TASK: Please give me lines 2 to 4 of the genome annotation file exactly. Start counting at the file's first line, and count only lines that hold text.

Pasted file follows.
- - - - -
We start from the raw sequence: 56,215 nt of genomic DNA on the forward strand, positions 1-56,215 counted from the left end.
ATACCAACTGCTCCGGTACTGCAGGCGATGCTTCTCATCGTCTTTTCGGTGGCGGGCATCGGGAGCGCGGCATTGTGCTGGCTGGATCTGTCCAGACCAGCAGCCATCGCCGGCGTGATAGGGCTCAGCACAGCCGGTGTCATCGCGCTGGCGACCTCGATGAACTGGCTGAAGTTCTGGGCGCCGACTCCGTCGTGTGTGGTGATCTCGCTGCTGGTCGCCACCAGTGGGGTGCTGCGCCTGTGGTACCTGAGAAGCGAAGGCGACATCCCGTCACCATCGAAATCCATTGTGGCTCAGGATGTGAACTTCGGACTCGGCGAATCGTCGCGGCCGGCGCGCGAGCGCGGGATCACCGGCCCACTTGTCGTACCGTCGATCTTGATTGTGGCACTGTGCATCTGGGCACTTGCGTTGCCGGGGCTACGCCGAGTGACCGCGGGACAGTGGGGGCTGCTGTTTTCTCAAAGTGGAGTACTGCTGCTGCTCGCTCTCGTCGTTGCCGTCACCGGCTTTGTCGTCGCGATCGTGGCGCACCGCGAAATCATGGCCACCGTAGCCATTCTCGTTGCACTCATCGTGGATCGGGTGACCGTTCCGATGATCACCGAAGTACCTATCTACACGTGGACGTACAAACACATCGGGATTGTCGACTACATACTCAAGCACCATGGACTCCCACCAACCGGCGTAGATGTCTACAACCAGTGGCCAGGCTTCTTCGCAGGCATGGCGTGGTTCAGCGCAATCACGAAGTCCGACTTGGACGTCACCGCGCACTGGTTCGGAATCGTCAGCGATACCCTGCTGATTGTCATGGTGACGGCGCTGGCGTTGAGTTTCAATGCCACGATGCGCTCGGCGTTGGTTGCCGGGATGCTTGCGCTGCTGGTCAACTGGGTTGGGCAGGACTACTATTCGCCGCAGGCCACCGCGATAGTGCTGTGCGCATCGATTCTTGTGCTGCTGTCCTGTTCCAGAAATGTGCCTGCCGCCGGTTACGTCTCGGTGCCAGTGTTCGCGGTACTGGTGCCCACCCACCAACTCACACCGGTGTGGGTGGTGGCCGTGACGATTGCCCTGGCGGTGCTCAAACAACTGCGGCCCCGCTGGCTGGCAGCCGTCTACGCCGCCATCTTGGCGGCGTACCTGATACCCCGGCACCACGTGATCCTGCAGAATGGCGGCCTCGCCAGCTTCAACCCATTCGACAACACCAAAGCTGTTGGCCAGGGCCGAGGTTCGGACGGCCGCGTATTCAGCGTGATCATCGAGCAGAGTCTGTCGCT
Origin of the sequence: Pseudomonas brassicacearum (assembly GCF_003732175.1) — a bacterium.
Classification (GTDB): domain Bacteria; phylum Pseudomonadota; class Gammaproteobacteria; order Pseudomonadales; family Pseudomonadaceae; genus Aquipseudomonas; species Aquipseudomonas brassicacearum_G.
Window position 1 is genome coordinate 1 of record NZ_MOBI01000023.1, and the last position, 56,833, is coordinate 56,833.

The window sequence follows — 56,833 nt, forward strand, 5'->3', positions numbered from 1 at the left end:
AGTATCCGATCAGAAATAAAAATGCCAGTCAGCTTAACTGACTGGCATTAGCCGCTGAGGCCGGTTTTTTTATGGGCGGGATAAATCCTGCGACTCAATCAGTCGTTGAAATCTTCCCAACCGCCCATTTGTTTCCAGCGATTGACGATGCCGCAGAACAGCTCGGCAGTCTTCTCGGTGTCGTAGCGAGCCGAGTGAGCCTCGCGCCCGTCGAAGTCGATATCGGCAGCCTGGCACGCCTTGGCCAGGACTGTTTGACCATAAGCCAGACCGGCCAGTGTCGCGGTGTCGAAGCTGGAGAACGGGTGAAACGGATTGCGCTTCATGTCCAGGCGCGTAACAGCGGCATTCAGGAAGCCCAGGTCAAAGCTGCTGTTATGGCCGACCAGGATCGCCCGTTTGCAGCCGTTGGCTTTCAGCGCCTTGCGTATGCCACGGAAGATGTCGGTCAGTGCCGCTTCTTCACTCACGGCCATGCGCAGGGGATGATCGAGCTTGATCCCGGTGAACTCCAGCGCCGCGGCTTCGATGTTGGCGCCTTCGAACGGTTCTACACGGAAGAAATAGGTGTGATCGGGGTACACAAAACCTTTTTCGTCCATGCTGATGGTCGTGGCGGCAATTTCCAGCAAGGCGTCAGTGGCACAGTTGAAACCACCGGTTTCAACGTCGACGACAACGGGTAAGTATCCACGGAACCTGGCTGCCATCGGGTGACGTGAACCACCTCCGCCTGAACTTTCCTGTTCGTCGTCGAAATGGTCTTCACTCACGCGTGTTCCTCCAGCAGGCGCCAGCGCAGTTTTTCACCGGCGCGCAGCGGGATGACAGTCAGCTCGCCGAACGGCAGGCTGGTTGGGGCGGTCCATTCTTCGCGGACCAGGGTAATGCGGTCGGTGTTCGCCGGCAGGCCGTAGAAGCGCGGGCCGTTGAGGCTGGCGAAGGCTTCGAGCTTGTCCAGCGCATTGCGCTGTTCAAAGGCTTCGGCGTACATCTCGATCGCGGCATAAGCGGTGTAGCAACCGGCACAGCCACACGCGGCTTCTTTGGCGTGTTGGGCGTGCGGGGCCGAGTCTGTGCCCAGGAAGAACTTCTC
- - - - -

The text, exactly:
ATACCAACTGCTCCGGTACTGCAGGCGATGCTTCTCATCGTCTTTTCGGTGGCGGGCATCGGGAGCGCGGCATTGTGCTGGCTGGATCTGTCCAGACCAGCAGCCATCGCCGGCGTGATAGGGCTCAGCACAGCCGGTGTCATCGCGCTGGCGACCTCGATGAACTGGCTGAAGTTCTGGGCGCCGACTCCGTCGTGTGTGGTGATCTCGCTGCTGGTCGCCACCAGTGGGGTGCTGCGCCTGTGGTACCTGAGAAGCGAAGGCGACATCCCGTCACCATCGAAATCCATTGTGGCTCAGGATGTGAACTTCGGACTCGGCGAATCGTCGCGGCCGGCGCGCGAGCGCGGGATCACCGGCCCACTTGTCGTACCGTCGATCTTGATTGTGGCACTGTGCATCTGGGCACTTGCGTTGCCGGGGCTACGCCGAGTGACCGCGGGACAGTGGGGGCTGCTGTTTTCTCAAAGTGGAGTACTGCTGCTGCTCGCTCTCGTCGTTGCCGTCACCGGCTTTGTCGTCGCGATCGTGGCGCACCGCGAAATCATGGCCACCGTAGCCATTCTCGTTGCACTCATCGTGGATCGGGTGACCGTTCCGATGATCACCGAAGTACCTATCTACACGTGGACGTACAAACACATCGGGATTGTCGACTACATACTCAAGCACCATGGACTCCCACCAACCGGCGTAGATGTCTACAACCAGTGGCCAGGCTTCTTCGCAGGCATGGCGTGGTTCAGCGCAATCACGAAGTCCGACTTGGACGTCACCGCGCACTGGTTCGGAATCGTCAGCGATACCCTGCTGATTGTCATGGTGACGGCGCTGGCGTTGAGTTTCAATGCCACGATGCGCTCGGCGTTGGTTGCCGGGATGCTTGCGCTGCTGGTCAACTGGGTTGGGCAGGACTACTATTCGCCGCAGGCCACCGCGATAGTGCTGTGCGCATCGATTCTTGTGCTGCTGTCCTGTTCCAGAAATGTGCCTGCCGCCGGTTACGTCTCGGTGCCAGTGTTCGCGGTACTGGTGCCCACCCACCAACTCACACCGGTGTGGGTGGTGGCCGTGACGATTGCCCTGGCGGTGCTCAAACAACTGCGGCCCCGCTGGCTGGCAGCCGTCTACGCCGCCATCTTGGCGGCGTACCTGATACCCCGGCACCACGTGATCCTGCAGAATGGCGGCCTCGCCAGCTTCAACCCATTCGACAACACCAAAGCTGTTGGCCAGGGCCGAGGTTCGGACGGCCGCGTATTCAGCGTGATCATCGAGCAGAGTCTGTCGCT
Origin of the sequence: Pseudomonas brassicacearum (assembly GCF_003732175.1) — a bacterium.
Classification (GTDB): domain Bacteria; phylum Pseudomonadota; class Gammaproteobacteria; order Pseudomonadales; family Pseudomonadaceae; genus Aquipseudomonas; species Aquipseudomonas brassicacearum_G.